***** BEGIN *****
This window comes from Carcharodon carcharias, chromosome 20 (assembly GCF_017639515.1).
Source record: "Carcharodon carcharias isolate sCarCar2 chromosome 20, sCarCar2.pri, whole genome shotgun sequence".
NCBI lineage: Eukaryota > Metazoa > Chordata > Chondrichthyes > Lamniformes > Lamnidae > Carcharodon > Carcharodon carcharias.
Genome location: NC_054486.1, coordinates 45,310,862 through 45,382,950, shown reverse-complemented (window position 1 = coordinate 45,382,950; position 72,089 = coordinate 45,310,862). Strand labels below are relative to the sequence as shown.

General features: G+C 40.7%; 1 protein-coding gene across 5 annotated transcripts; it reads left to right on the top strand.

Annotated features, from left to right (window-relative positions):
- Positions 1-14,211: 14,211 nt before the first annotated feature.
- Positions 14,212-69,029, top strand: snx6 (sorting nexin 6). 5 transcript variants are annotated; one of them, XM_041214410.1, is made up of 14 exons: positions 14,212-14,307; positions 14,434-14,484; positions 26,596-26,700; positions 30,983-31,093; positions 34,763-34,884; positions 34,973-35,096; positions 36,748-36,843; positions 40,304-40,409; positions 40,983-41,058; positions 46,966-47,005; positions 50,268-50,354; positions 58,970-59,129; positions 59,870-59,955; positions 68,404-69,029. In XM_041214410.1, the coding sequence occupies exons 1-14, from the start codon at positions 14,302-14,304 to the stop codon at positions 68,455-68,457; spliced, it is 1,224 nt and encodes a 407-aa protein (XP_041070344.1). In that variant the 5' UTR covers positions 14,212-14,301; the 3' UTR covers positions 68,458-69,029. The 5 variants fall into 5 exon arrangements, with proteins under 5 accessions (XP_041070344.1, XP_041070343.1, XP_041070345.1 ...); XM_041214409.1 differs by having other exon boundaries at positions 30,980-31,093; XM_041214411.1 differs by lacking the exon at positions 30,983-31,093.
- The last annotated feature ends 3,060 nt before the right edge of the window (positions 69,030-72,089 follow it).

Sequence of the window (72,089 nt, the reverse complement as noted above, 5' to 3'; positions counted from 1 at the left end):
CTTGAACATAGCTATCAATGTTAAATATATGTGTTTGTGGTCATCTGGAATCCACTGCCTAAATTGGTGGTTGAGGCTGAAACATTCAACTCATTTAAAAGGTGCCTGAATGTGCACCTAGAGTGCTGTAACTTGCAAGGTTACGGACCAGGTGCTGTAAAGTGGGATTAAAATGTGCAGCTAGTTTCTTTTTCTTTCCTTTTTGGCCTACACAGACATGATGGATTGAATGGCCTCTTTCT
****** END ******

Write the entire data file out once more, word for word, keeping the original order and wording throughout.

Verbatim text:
This window comes from Carcharodon carcharias, chromosome 20 (assembly GCF_017639515.1).
Source record: "Carcharodon carcharias isolate sCarCar2 chromosome 20, sCarCar2.pri, whole genome shotgun sequence".
NCBI lineage: Eukaryota > Metazoa > Chordata > Chondrichthyes > Lamniformes > Lamnidae > Carcharodon > Carcharodon carcharias.
Genome location: NC_054486.1, coordinates 45,310,862 through 45,382,950, shown reverse-complemented (window position 1 = coordinate 45,382,950; position 72,089 = coordinate 45,310,862). Strand labels below are relative to the sequence as shown.

General features: G+C 40.7%; 1 protein-coding gene across 5 annotated transcripts; it reads left to right on the top strand.

Annotated features, from left to right (window-relative positions):
- Positions 1-14,211: 14,211 nt before the first annotated feature.
- Positions 14,212-69,029, top strand: snx6 (sorting nexin 6). 5 transcript variants are annotated; one of them, XM_041214410.1, is made up of 14 exons: positions 14,212-14,307; positions 14,434-14,484; positions 26,596-26,700; positions 30,983-31,093; positions 34,763-34,884; positions 34,973-35,096; positions 36,748-36,843; positions 40,304-40,409; positions 40,983-41,058; positions 46,966-47,005; positions 50,268-50,354; positions 58,970-59,129; positions 59,870-59,955; positions 68,404-69,029. In XM_041214410.1, the coding sequence occupies exons 1-14, from the start codon at positions 14,302-14,304 to the stop codon at positions 68,455-68,457; spliced, it is 1,224 nt and encodes a 407-aa protein (XP_041070344.1). In that variant the 5' UTR covers positions 14,212-14,301; the 3' UTR covers positions 68,458-69,029. The 5 variants fall into 5 exon arrangements, with proteins under 5 accessions (XP_041070344.1, XP_041070343.1, XP_041070345.1 ...); XM_041214409.1 differs by having other exon boundaries at positions 30,980-31,093; XM_041214411.1 differs by lacking the exon at positions 30,983-31,093.
- The last annotated feature ends 3,060 nt before the right edge of the window (positions 69,030-72,089 follow it).

Sequence of the window (72,089 nt, the reverse complement as noted above, 5' to 3'; positions counted from 1 at the left end):
CTTGAACATAGCTATCAATGTTAAATATATGTGTTTGTGGTCATCTGGAATCCACTGCCTAAATTGGTGGTTGAGGCTGAAACATTCAACTCATTTAAAAGGTGCCTGAATGTGCACCTAGAGTGCTGTAACTTGCAAGGTTACGGACCAGGTGCTGTAAAGTGGGATTAAAATGTGCAGCTAGTTTCTTTTTCTTTCCTTTTTGGCCTACACAGACATGATGGATTGAATGGCCTCTTTCT